He also wrote this book to answer questions about his own past that no one was around to answer anymore.
"It was kind of an archeological experiment," he said of writing. "I have questions about where I come from, and I found with my mom dead, and my dad hard to reach, and my grandparents are dead, I have to sift through what I do have left to try to answer questions about how I became the person I became."
When asked what his mother would have thought of this book, Deabler paused, then laughed. "She would have liked it and been pretty proud; she would have also called me mid-read to say, 'That didn’t happen like that!'"
Deabler hopes his story — which at its core is about secrets, and what happens when family's don't talk about the things family's "don't talk about" — can offer some kind of hope for the future for anyone, even those who might not identify with any particular character.
"I hope people will think about approaching other people with openness and curiosity," he said. "Those things can be in short supply of late, and so many of our problems could be addressed if we approached others that way. That's what all the characters want; it's what we have in common."
Deabler took time from him virtual book tour to answer a few questions about his favorite books. (Answers have been lightly edited for clarity.)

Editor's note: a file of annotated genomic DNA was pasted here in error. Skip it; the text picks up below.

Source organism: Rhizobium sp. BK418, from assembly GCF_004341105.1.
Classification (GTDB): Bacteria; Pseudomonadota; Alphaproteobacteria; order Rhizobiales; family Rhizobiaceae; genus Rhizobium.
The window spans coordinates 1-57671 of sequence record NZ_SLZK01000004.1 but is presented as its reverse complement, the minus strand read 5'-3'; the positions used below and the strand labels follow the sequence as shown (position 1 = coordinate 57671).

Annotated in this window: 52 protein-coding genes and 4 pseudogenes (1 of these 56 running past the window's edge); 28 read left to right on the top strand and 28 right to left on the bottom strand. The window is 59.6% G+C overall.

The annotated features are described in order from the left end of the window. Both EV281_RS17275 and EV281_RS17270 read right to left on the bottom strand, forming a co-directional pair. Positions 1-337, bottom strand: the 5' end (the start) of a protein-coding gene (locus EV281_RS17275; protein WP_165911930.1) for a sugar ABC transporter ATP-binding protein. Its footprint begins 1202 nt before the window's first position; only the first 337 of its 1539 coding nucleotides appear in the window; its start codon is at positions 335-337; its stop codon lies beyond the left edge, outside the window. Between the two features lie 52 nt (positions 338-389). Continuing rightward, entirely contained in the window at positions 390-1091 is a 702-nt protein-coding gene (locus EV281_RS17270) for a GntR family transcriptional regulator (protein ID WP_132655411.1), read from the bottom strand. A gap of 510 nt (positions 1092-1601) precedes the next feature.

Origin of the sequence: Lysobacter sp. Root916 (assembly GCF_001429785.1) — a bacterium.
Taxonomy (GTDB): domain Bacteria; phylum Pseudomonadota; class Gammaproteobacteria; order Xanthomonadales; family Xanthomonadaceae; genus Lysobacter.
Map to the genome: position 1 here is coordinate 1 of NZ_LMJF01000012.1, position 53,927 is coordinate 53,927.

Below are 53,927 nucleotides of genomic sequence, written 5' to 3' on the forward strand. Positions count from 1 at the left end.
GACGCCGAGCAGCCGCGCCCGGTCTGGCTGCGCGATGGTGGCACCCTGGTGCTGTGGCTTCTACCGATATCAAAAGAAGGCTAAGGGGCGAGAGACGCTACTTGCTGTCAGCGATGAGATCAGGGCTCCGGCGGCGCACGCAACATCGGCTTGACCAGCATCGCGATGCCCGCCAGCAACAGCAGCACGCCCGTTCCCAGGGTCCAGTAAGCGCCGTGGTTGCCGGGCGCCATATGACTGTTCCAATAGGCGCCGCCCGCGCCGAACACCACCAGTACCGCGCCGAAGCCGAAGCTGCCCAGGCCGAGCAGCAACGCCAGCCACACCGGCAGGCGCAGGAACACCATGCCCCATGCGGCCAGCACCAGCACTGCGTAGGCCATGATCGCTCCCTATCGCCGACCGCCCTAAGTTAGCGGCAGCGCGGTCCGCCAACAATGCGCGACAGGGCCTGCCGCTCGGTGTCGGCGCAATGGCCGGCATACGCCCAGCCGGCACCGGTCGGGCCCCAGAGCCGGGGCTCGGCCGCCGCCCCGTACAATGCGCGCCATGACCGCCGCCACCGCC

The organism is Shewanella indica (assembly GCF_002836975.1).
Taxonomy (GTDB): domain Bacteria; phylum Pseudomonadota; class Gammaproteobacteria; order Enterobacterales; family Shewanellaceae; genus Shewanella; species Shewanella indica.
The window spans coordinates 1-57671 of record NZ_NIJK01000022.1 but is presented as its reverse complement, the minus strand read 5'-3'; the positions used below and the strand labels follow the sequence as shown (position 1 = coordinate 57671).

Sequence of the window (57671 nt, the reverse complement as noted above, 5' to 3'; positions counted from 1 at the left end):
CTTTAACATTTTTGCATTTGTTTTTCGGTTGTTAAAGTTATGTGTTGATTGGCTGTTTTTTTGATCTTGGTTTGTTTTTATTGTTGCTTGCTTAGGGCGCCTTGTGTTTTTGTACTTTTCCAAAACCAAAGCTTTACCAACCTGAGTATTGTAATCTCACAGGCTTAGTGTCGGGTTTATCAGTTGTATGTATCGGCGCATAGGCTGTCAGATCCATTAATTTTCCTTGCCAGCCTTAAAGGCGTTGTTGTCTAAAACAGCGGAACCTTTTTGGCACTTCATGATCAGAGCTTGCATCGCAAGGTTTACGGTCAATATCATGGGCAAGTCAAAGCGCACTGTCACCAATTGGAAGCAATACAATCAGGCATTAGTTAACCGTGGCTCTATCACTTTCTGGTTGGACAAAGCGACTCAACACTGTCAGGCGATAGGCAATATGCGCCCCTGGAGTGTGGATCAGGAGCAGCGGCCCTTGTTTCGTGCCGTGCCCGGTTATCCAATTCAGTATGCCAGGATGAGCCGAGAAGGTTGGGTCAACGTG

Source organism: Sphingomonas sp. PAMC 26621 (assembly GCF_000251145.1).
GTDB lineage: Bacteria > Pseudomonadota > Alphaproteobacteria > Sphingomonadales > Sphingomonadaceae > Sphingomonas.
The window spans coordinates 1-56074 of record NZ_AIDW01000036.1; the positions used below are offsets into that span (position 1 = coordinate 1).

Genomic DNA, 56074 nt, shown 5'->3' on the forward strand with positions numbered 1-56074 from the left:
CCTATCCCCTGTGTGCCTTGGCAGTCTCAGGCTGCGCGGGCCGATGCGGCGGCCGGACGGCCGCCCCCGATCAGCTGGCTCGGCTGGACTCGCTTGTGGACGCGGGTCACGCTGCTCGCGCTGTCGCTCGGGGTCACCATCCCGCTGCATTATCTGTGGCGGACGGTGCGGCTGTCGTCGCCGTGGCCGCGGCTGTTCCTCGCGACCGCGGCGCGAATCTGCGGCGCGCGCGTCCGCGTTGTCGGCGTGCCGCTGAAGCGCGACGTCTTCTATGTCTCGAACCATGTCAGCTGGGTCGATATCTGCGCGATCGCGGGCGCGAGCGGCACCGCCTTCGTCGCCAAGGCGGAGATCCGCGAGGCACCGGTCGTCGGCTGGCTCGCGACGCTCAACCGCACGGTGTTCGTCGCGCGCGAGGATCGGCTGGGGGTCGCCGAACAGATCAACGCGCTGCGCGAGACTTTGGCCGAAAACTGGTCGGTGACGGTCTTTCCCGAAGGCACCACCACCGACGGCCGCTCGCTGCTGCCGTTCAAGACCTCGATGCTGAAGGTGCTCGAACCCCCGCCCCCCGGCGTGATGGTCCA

Q: When thinking about the generational storyline of your book, what books did you reference, use in your research, to help you write about the different time periods you cover?
A: I re-read parts of "The Prize," by Daniel Yergin, to refresh myself on the history of oil and the industry. As I was writing about the Vietnam War, I actually read a lot of blogs by veterans who served there and were sharing their experiences in their own words.
Q: What is your favorite book set in Texas?
A: Two recent favorites are "Lot: Stories," by Bryan Washington and "Trust Exercise," by Susan Choi, both set in my hometown of Houston. (Even if Choi's book never actually specifies ... it totally feels like Houston.)
Q: What is your favorite book with a generational family story in it?
A: I am the target audience for generational family sagas. I love them. If I had to pick one, I think it would be "One Hundred Years of Solitude."
Q: What book do you think best portrays the LGBTQ experience in America?
A: There are so many different LGBTQ experiences in our country, but for me I know that Alison Bechdel's "Fun Home" struck a chord deep inside.
Q: Who are some of your favorite LGBTQ authors?
A: James Baldwin is at the very top. Jeanette Winterson and Audre Lorde are two other authors I return to again and again over time.
Q: What book have you read that made you think of a different perspective, personal experience that you may not have thought of before reading it?
A: "The Reluctant Fundamentalist," by Mohsin Hamid, made me think about the experience of Muslims after 9/11, and modern conflict, differently, and also to reflect on how entrenched cycles of human violence can be.
Q: What is your favorite book to read to your son?
A: "Shirley Chisholm is a Verb," by Veronica Chambers, is a fun and inspiring story about a true role model.
Q: What books are currently on your nightstand?
A: "Leave the World Behind," by Rumaan Alam, "Pachinko," by Min Jin Lee, and "Riot Baby," by my friend Tochi Onyebuchi.